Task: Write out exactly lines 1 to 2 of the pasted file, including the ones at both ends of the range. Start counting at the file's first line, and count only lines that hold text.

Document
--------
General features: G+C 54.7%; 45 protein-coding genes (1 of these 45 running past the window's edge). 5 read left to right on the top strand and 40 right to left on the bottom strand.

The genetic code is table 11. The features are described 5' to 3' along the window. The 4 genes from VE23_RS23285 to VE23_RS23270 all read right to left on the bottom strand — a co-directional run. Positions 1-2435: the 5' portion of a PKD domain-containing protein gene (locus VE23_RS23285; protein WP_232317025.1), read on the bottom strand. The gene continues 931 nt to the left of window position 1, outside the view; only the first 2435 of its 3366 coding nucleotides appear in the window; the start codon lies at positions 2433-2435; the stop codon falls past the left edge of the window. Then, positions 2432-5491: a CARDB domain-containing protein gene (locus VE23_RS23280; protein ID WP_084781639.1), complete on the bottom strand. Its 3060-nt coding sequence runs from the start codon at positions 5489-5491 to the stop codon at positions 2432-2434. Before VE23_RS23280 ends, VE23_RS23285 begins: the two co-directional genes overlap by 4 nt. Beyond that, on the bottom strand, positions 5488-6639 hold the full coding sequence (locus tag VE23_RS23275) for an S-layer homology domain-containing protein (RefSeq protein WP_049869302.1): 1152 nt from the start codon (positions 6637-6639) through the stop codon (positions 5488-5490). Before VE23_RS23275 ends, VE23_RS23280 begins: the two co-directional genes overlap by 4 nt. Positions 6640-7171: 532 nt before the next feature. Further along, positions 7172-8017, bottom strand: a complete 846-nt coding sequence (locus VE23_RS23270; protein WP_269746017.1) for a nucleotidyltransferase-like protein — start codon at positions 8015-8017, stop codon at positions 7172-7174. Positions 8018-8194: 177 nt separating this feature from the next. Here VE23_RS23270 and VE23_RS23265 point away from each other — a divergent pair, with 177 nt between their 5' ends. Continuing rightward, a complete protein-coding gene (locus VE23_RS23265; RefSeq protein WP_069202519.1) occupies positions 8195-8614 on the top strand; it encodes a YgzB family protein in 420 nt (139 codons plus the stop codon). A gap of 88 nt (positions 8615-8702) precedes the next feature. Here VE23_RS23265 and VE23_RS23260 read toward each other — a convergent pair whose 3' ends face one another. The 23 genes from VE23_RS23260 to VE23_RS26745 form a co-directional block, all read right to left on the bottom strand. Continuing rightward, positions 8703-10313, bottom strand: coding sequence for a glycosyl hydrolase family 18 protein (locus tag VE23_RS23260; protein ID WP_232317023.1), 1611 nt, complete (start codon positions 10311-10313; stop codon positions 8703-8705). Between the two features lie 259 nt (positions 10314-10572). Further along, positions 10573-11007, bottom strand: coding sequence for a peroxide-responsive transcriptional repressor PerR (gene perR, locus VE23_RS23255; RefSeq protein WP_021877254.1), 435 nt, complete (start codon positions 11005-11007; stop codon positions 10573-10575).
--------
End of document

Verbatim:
General features: G+C 54.7%; 45 protein-coding genes (1 of these 45 running past the window's edge). 5 read left to right on the top strand and 40 right to left on the bottom strand.

The genetic code is table 11. The features are described 5' to 3' along the window. The 4 genes from VE23_RS23285 to VE23_RS23270 all read right to left on the bottom strand — a co-directional run. Positions 1-2435: the 5' portion of a PKD domain-containing protein gene (locus VE23_RS23285; protein WP_232317025.1), read on the bottom strand. The gene continues 931 nt to the left of window position 1, outside the view; only the first 2435 of its 3366 coding nucleotides appear in the window; the start codon lies at positions 2433-2435; the stop codon falls past the left edge of the window. Then, positions 2432-5491: a CARDB domain-containing protein gene (locus VE23_RS23280; protein ID WP_084781639.1), complete on the bottom strand. Its 3060-nt coding sequence runs from the start codon at positions 5489-5491 to the stop codon at positions 2432-2434. Before VE23_RS23280 ends, VE23_RS23285 begins: the two co-directional genes overlap by 4 nt. Beyond that, on the bottom strand, positions 5488-6639 hold the full coding sequence (locus tag VE23_RS23275) for an S-layer homology domain-containing protein (RefSeq protein WP_049869302.1): 1152 nt from the start codon (positions 6637-6639) through the stop codon (positions 5488-5490). Before VE23_RS23275 ends, VE23_RS23280 begins: the two co-directional genes overlap by 4 nt. Positions 6640-7171: 532 nt before the next feature. Further along, positions 7172-8017, bottom strand: a complete 846-nt coding sequence (locus VE23_RS23270; protein WP_269746017.1) for a nucleotidyltransferase-like protein — start codon at positions 8015-8017, stop codon at positions 7172-7174. Positions 8018-8194: 177 nt separating this feature from the next. Here VE23_RS23270 and VE23_RS23265 point away from each other — a divergent pair, with 177 nt between their 5' ends. Continuing rightward, a complete protein-coding gene (locus VE23_RS23265; RefSeq protein WP_069202519.1) occupies positions 8195-8614 on the top strand; it encodes a YgzB family protein in 420 nt (139 codons plus the stop codon). A gap of 88 nt (positions 8615-8702) precedes the next feature. Here VE23_RS23265 and VE23_RS23260 read toward each other — a convergent pair whose 3' ends face one another. The 23 genes from VE23_RS23260 to VE23_RS26745 form a co-directional block, all read right to left on the bottom strand. Continuing rightward, positions 8703-10313, bottom strand: coding sequence for a glycosyl hydrolase family 18 protein (locus tag VE23_RS23260; protein ID WP_232317023.1), 1611 nt, complete (start codon positions 10311-10313; stop codon positions 8703-8705). Between the two features lie 259 nt (positions 10314-10572). Further along, positions 10573-11007, bottom strand: coding sequence for a peroxide-responsive transcriptional repressor PerR (gene perR, locus VE23_RS23255; RefSeq protein WP_021877254.1), 435 nt, complete (start codon positions 11005-11007; stop codon positions 10573-10575).